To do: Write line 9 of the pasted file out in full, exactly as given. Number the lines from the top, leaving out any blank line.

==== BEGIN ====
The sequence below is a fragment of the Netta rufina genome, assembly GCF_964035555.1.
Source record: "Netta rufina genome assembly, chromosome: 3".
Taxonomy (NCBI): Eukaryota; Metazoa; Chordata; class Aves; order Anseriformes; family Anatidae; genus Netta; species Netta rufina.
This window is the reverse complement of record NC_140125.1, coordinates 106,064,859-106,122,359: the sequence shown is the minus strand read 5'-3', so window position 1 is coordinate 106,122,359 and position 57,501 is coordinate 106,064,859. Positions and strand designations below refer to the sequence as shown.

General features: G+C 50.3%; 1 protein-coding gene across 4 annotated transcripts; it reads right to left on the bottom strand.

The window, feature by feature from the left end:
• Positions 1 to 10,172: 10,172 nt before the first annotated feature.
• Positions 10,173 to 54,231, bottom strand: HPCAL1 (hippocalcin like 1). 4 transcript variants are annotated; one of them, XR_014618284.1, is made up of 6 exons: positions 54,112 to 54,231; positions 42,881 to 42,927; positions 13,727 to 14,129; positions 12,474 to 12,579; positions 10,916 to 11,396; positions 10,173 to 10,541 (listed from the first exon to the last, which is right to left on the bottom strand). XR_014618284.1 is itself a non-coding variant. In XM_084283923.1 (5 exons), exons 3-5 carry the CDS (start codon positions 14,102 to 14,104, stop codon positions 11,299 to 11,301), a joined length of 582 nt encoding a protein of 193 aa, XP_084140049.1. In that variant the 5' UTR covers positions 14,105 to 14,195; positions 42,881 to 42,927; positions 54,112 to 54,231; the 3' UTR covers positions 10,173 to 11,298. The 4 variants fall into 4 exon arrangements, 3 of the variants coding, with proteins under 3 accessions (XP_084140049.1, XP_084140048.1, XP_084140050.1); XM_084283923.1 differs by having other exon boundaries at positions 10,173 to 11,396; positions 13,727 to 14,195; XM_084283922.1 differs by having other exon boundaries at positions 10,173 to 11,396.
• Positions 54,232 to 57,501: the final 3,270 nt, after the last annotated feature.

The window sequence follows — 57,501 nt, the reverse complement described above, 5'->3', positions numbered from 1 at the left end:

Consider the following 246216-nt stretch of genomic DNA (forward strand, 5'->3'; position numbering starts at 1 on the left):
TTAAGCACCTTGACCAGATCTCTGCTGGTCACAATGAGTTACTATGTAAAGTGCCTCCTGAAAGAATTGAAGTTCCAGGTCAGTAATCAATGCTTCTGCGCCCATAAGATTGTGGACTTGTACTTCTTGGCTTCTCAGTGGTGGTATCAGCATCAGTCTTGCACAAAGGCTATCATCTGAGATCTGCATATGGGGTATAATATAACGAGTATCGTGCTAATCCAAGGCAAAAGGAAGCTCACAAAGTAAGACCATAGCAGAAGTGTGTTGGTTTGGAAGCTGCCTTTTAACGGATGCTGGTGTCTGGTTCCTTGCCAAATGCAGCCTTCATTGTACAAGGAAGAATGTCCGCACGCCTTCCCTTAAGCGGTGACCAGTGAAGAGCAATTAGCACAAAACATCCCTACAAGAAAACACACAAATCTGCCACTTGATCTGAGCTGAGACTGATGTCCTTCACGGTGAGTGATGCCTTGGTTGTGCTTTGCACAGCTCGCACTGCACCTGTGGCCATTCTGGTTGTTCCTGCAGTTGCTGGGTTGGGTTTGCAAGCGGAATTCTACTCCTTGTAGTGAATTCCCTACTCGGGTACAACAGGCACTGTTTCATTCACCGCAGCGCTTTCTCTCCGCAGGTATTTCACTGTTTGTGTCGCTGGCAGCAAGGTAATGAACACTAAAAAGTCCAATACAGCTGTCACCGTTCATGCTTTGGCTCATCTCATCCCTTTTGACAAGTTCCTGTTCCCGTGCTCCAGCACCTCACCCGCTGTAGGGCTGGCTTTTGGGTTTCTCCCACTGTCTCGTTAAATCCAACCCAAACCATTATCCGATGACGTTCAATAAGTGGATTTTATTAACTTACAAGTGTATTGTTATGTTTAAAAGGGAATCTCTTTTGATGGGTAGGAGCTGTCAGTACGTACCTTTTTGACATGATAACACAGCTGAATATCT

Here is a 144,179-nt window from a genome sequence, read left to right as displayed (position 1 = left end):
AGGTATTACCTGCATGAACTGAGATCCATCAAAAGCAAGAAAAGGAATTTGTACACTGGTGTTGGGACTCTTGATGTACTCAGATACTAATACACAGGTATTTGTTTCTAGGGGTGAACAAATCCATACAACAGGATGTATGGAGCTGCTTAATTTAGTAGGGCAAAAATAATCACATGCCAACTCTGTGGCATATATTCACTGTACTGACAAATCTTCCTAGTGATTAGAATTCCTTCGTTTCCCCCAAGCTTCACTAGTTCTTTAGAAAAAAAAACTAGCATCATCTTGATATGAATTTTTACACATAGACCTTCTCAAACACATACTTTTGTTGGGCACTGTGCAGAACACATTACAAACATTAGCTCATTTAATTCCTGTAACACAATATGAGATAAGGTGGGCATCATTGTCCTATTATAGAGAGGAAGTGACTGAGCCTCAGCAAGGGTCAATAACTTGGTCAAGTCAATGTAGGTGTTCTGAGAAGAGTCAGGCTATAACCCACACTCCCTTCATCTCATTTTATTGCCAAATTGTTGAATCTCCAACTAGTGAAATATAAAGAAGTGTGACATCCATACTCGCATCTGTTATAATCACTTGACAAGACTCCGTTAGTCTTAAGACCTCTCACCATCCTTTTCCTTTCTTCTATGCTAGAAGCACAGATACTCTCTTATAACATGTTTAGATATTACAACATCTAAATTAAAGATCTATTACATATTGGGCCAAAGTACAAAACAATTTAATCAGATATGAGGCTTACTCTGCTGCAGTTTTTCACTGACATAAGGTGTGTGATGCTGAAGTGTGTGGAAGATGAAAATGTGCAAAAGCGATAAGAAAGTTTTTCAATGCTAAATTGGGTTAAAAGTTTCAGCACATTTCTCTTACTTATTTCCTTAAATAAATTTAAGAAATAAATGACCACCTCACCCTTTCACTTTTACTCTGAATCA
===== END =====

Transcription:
• Positions 54,232 to 57,501: the final 3,270 nt, after the last annotated feature.